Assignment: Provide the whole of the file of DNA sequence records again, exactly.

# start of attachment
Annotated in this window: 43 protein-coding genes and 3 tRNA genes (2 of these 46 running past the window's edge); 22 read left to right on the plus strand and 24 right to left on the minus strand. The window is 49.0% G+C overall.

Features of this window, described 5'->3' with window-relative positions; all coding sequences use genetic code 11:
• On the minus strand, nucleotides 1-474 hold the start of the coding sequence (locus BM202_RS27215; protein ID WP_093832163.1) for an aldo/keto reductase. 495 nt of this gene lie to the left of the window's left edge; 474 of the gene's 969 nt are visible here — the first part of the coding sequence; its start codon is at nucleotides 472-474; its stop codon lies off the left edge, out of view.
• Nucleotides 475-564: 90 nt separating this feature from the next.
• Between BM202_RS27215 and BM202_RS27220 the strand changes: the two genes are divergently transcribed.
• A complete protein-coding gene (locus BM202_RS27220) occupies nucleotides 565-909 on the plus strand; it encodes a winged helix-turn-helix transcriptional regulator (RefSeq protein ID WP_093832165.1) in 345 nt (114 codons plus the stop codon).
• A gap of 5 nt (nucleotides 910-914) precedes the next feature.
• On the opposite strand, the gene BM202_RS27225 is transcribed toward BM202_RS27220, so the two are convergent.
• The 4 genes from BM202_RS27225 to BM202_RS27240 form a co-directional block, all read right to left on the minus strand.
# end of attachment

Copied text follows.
Annotated in this window: 43 protein-coding genes and 3 tRNA genes (2 of these 46 running past the window's edge); 22 read left to right on the plus strand and 24 right to left on the minus strand. The window is 49.0% G+C overall.

Features of this window, described 5'->3' with window-relative positions; all coding sequences use genetic code 11:
• On the minus strand, nucleotides 1-474 hold the start of the coding sequence (locus BM202_RS27215; protein ID WP_093832163.1) for an aldo/keto reductase. 495 nt of this gene lie to the left of the window's left edge; 474 of the gene's 969 nt are visible here — the first part of the coding sequence; its start codon is at nucleotides 472-474; its stop codon lies off the left edge, out of view.
• Nucleotides 475-564: 90 nt separating this feature from the next.
• Between BM202_RS27215 and BM202_RS27220 the strand changes: the two genes are divergently transcribed.
• A complete protein-coding gene (locus BM202_RS27220) occupies nucleotides 565-909 on the plus strand; it encodes a winged helix-turn-helix transcriptional regulator (RefSeq protein ID WP_093832165.1) in 345 nt (114 codons plus the stop codon).
• A gap of 5 nt (nucleotides 910-914) precedes the next feature.
• On the opposite strand, the gene BM202_RS27225 is transcribed toward BM202_RS27220, so the two are convergent.
• The 4 genes from BM202_RS27225 to BM202_RS27240 form a co-directional block, all read right to left on the minus strand.